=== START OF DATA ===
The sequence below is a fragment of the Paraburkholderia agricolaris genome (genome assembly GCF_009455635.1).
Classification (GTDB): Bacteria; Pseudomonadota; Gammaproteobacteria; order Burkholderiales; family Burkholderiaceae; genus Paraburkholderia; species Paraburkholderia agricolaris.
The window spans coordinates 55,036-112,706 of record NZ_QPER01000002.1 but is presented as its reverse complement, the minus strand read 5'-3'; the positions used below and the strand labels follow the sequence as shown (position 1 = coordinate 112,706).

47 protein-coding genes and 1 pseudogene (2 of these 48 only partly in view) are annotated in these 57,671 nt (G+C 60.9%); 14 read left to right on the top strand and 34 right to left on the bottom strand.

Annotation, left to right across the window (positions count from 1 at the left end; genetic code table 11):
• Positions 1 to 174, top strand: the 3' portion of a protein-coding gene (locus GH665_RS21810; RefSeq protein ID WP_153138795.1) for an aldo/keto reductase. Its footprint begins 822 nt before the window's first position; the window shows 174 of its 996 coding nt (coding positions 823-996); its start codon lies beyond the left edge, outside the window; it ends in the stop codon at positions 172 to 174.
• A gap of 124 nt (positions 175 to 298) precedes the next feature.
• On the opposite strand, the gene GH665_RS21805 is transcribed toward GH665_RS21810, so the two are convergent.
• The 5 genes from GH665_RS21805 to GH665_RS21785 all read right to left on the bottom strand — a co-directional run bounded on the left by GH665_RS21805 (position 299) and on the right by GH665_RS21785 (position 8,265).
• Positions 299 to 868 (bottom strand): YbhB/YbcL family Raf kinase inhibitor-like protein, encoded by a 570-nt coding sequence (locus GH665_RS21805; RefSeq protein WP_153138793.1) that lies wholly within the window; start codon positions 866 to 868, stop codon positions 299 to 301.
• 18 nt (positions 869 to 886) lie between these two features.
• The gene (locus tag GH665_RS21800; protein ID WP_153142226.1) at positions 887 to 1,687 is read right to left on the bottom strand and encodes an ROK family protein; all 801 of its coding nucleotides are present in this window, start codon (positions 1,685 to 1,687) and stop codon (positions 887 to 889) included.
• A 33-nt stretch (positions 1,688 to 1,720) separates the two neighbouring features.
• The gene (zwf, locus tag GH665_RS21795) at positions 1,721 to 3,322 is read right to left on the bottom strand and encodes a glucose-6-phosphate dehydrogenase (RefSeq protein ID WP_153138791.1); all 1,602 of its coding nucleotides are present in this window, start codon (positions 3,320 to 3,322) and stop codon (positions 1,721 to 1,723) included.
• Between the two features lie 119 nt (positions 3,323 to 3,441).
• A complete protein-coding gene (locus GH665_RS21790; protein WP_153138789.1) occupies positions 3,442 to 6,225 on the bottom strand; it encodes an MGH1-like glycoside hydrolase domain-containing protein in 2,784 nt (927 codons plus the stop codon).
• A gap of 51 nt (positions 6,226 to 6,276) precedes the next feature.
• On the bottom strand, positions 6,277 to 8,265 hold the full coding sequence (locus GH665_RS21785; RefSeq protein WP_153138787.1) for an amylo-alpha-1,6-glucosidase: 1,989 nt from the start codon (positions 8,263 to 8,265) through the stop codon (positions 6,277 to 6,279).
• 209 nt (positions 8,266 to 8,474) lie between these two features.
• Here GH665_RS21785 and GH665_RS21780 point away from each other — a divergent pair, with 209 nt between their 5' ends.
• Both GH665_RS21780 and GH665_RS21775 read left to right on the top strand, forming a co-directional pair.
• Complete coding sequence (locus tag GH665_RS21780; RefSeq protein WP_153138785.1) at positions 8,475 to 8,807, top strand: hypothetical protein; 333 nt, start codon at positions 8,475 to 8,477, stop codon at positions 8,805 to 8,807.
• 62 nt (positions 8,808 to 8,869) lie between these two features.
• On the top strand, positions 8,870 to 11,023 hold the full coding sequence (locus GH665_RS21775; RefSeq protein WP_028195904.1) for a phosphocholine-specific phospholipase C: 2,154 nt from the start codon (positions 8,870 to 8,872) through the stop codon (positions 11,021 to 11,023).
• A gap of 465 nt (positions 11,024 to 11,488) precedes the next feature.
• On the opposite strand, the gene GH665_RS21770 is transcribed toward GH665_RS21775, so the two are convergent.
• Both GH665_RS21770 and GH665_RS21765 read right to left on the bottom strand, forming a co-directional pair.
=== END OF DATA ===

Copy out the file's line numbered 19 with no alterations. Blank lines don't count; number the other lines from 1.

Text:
• 209 nt (positions 8,266 to 8,474) lie between these two features.